- space for lots of different needs (sometimes conflicting needs?) - i was in the "facilitation for liberation" network gathering this year and there was some really interesting conversation about like, space for a range of needs and experiences and not shying away from conflict when it may arise (they didn't use the word conflict, but i am forgetting the much better phrasing people used then, ha)
- not necessarily taking things personally; sometimes needs can conflict and that's ok -- creating space for that
- taking time -- even in virtual spaces -- for silence / meditation with others
- right now it seems like a big part is being flexible about how/when/by what methods people are able to participate/show up (or maybe that's just the starting point)
2. What is hard about that kind of collective self-care?
- It can be easy to prescribe solutions, and expectations can get in the way, also boundaries are hard because of expectations/projections
- Someone will inevitably bring up an argument along the lines of "the house is burning down, we don't have time for anything other than putting it out"
- it can be hard to ask for, and easier to ask for "superficial" help than "big" problems
- it is hard to figure out how to prioritize, and how think/feel about needs in relationships when there is little ability to participate in decision making
- i think there's a related thing where even _asking_ what would help is also work for people to answer? we've definitely seen that it's hard for people to access help and support now just cause so overwhelmed
- the less sad flipside of that is that we have also seen a lot of capacity to GIVE and still support one another, but the trick has been how to sort of best facilitate that capacity to actually reach what people really need right now!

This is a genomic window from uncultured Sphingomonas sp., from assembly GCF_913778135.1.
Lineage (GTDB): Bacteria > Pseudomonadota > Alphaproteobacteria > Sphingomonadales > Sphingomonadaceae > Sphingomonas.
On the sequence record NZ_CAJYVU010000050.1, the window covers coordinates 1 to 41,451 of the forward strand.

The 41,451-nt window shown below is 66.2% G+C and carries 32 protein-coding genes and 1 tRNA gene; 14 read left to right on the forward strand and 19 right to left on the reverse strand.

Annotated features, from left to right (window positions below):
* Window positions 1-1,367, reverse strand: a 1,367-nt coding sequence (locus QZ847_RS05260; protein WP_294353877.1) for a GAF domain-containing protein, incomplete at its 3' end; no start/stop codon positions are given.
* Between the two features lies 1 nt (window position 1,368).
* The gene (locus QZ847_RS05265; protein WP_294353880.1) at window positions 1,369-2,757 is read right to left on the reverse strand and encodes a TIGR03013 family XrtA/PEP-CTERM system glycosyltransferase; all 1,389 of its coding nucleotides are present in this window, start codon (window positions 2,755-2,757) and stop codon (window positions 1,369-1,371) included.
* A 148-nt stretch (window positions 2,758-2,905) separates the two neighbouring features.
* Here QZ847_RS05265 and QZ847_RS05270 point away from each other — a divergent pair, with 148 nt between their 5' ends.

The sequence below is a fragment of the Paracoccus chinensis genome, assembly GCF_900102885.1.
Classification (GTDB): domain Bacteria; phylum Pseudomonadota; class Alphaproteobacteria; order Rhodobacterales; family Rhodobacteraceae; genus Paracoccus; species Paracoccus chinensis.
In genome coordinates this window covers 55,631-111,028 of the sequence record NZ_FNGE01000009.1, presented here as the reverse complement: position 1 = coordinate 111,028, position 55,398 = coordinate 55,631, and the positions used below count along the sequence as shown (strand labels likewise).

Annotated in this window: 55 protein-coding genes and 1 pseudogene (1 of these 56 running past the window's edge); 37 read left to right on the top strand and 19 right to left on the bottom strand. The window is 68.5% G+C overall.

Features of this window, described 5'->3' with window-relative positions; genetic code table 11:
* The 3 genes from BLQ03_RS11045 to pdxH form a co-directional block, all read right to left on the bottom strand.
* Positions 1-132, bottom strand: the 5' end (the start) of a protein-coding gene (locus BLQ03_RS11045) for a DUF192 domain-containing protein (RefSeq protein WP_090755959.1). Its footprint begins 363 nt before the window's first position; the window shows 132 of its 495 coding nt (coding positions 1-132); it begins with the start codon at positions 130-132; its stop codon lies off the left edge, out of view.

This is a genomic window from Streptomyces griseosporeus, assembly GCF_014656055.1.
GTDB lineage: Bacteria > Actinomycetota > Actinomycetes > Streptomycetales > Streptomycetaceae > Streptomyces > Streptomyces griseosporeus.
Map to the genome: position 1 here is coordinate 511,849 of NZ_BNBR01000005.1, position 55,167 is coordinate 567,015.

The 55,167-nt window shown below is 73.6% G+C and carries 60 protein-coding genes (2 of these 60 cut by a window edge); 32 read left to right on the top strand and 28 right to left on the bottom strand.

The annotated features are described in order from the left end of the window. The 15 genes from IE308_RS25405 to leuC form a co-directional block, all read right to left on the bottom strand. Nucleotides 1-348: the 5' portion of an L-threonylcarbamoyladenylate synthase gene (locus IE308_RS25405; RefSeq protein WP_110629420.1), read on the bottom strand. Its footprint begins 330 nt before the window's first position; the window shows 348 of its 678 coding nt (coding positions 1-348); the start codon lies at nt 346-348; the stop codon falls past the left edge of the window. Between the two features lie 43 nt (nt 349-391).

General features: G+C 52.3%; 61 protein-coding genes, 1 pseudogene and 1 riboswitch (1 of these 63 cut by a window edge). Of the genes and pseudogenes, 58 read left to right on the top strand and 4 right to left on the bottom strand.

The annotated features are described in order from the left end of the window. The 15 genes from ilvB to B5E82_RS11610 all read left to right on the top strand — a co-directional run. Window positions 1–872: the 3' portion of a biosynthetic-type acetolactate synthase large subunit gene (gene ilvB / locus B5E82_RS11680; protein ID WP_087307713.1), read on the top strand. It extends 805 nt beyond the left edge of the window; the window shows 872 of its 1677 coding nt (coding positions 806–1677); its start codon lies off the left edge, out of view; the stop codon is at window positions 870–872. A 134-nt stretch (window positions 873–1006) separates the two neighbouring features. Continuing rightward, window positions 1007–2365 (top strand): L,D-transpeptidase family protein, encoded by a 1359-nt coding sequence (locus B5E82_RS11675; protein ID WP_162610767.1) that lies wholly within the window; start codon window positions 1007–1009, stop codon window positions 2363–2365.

- Capitalism. Living in a world where we're all incentivized to think selfishly, to live individualistically. When you give yourself to others, sometimes others take that as an opportunity to exploit you. It's not always their fault bc of the scarcity-based society and economic system we live in, but it can make it hard to trust others
- "right-sizing" what we collectively try to tackle
- collective self-care isn't talked about in places like the US because eeryone is very individualist/capitalist
- so hard right now because we can't connect in person. i agree with the above, about working in a culture of production and goals and always doing more-- it's really hard to balance that with the reality of the pandemic, people being sick and dying
- no singular individual can know everything, collective care can be tricky to think about
- we intersect in differnt communities, it's a challenge within different family settings/another part of a family has needs, but a coworker has other needs it can be hard across multiple communities/dynamics and finding balance
- it's hard to find collective care within white straight people
- mutual aid society closed due to covid, decisions that have been made from white Perspectives can be frustrating because it closes acts of collective care
- more healing can be done in west coast events/professional networking
- salmon events, west coast bio-region, go to british colombia events to find like-minded people for an act of collective healing
- marginalized groups in a specific group do the most work of promoting self-care and community self care, the practice of self care falls heavily on people wit the most needs
- marginalized people need more self care becuase they're in a system that isn't designed for them (interesting to see how startups have beer on top or happy hour to calm down/relax when it serves mainly one specific demographic
- there's healing that needs to be done on many different levels, inject care within institutions and navigate those spaces
- vulnerability is important/who starts this conversation/cover community differently/those who go into the community and have a connection with community are more likely to start the acts of collective self care
- for example, people would be judgemental of collective self-care spaces and say that they're only doing it because they're women (or self-identifying as women) which ties into stereotypes
Notes from secondary pad:
- With what we have experienced, what does self-care look like for us?
- Eating well, going outside, getting exercise/feeling embodied and present, dressing up, cooking for others, reading
- What is hard about that kind of self-care?
- Making time, priori